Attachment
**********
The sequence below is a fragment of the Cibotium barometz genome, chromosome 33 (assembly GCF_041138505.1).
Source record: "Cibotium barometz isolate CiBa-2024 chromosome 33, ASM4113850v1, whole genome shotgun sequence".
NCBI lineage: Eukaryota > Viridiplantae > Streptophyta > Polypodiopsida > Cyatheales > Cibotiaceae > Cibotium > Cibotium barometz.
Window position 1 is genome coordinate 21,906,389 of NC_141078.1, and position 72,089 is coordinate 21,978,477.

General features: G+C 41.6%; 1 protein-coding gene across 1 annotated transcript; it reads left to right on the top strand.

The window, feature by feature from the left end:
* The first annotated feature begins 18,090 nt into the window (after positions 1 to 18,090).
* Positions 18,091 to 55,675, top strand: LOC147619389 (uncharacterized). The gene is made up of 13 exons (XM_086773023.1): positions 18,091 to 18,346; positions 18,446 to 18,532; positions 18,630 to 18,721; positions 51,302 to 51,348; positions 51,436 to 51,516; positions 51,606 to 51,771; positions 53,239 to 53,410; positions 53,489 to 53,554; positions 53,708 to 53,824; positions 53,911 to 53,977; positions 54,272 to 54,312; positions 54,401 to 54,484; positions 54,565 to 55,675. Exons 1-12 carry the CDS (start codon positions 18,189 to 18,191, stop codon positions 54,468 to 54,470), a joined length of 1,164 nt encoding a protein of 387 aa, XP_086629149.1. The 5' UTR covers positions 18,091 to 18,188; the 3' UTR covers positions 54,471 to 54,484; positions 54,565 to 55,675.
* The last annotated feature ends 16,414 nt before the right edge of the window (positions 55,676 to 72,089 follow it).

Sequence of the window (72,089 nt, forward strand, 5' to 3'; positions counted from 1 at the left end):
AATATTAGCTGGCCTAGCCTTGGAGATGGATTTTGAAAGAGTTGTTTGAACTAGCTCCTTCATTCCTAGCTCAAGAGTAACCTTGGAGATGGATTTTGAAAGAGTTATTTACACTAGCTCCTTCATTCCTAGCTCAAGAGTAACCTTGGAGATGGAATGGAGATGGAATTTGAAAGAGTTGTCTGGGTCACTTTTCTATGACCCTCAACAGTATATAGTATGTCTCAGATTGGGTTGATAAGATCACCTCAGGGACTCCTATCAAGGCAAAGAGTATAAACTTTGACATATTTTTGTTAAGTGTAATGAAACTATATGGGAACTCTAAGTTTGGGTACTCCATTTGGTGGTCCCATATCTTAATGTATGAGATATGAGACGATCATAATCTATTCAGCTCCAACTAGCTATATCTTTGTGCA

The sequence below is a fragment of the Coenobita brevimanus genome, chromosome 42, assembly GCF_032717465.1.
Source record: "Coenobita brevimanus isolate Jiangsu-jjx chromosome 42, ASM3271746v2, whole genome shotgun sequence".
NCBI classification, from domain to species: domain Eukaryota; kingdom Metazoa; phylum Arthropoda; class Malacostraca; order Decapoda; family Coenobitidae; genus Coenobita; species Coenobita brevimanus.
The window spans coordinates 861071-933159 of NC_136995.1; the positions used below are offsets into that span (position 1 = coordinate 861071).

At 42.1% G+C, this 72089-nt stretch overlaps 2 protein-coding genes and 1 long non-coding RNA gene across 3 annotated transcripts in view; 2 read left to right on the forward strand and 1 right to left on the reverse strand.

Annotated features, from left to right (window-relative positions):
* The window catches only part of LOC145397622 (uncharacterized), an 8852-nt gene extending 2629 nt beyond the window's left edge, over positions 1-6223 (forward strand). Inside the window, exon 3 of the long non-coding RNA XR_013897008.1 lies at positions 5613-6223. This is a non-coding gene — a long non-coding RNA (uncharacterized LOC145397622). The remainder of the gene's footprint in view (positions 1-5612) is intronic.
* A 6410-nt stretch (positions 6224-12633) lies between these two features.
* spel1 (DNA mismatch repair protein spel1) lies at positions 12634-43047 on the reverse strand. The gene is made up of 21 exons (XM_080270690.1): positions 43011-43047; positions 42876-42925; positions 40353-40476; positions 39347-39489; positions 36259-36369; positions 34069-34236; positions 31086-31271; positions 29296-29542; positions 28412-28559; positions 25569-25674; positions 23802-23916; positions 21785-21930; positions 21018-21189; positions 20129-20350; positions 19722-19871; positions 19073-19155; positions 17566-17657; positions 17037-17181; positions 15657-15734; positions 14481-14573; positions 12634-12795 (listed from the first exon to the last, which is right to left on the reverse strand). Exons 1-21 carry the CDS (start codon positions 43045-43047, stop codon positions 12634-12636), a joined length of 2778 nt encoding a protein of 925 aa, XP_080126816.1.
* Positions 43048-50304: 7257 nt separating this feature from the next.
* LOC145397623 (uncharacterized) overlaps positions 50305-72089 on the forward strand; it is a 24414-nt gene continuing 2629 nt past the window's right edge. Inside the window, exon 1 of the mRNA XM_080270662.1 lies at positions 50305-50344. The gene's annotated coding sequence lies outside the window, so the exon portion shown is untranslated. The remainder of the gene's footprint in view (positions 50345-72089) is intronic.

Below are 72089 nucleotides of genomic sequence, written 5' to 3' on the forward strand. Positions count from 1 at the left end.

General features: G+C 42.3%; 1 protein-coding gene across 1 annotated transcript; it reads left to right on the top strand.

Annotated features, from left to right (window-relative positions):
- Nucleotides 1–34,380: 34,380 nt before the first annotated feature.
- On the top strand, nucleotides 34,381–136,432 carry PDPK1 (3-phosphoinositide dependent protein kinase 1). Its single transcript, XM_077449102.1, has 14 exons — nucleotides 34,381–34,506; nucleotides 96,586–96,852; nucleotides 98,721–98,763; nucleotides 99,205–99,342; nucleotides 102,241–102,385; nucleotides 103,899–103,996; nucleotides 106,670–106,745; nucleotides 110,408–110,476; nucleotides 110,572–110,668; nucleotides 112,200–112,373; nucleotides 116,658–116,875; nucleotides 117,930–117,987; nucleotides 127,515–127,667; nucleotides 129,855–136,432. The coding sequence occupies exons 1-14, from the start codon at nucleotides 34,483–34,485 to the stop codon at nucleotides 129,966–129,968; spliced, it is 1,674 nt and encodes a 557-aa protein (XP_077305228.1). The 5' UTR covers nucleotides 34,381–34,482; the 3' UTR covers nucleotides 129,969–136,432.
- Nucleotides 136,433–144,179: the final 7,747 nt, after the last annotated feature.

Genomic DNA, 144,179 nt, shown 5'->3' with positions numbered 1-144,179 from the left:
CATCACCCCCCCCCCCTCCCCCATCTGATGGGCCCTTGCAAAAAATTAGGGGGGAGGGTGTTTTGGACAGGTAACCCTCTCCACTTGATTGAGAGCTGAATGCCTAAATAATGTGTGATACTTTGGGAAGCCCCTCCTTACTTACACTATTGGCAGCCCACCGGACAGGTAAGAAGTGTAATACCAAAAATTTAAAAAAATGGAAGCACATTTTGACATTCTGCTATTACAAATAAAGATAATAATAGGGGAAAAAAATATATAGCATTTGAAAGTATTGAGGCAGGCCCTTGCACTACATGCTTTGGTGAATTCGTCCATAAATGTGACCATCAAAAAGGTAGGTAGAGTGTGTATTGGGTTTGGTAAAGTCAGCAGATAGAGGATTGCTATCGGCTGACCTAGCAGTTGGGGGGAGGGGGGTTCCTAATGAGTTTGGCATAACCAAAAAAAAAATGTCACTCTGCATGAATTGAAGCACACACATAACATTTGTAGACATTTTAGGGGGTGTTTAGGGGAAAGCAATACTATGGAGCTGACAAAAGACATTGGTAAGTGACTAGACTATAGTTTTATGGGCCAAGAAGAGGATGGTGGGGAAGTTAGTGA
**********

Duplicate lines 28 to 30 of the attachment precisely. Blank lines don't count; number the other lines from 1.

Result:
- Nucleotides 136,433–144,179: the final 7,747 nt, after the last annotated feature.

Genomic DNA, 144,179 nt, shown 5'->3' with positions numbered 1-144,179 from the left:
CATCACCCCCCCCCCCTCCCCCATCTGATGGGCCCTTGCAAAAAATTAGGGGGGAGGGTGTTTTGGACAGGTAACCCTCTCCACTTGATTGAGAGCTGAATGCCTAAATAATGTGTGATACTTTGGGAAGCCCCTCCTTACTTACACTATTGGCAGCCCACCGGACAGGTAAGAAGTGTAATACCAAAAATTTAAAAAAATGGAAGCACATTTTGACATTCTGCTATTACAAATAAAGATAATAATAGGGGAAAAAAATATATAGCATTTGAAAGTATTGAGGCAGGCCCTTGCACTACATGCTTTGGTGAATTCGTCCATAAATGTGACCATCAAAAAGGTAGGTAGAGTGTGTATTGGGTTTGGTAAAGTCAGCAGATAGAGGATTGCTATCGGCTGACCTAGCAGTTGGGGGGAGGGGGGTTCCTAATGAGTTTGGCATAACCAAAAAAAAAATGTCACTCTGCATGAATTGAAGCACACACATAACATTTGTAGACATTTTAGGGGGTGTTTAGGGGAAAGCAATACTATGGAGCTGACAAAAGACATTGGTAAGTGACTAGACTATAGTTTTATGGGCCAAGAAGAGGATGGTGGGGAAGTTAGTGA